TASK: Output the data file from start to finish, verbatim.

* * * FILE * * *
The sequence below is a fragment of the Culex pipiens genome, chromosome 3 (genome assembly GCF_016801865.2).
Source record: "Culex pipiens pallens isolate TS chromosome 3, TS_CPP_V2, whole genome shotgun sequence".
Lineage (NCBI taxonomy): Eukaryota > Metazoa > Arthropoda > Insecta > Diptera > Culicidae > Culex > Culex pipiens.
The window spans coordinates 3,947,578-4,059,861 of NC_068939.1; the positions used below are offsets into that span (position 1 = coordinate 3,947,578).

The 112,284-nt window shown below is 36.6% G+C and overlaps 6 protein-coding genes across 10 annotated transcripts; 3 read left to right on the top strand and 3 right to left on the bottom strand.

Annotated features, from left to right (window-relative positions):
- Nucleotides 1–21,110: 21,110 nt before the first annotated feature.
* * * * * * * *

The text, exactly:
The sequence below is a fragment of the Culex pipiens genome, chromosome 3 (genome assembly GCF_016801865.2).
Source record: "Culex pipiens pallens isolate TS chromosome 3, TS_CPP_V2, whole genome shotgun sequence".
Lineage (NCBI taxonomy): Eukaryota > Metazoa > Arthropoda > Insecta > Diptera > Culicidae > Culex > Culex pipiens.
The window spans coordinates 3,947,578-4,059,861 of NC_068939.1; the positions used below are offsets into that span (position 1 = coordinate 3,947,578).

The 112,284-nt window shown below is 36.6% G+C and overlaps 6 protein-coding genes across 10 annotated transcripts; 3 read left to right on the top strand and 3 right to left on the bottom strand.

Annotated features, from left to right (window-relative positions):
- Nucleotides 1–21,110: 21,110 nt before the first annotated feature.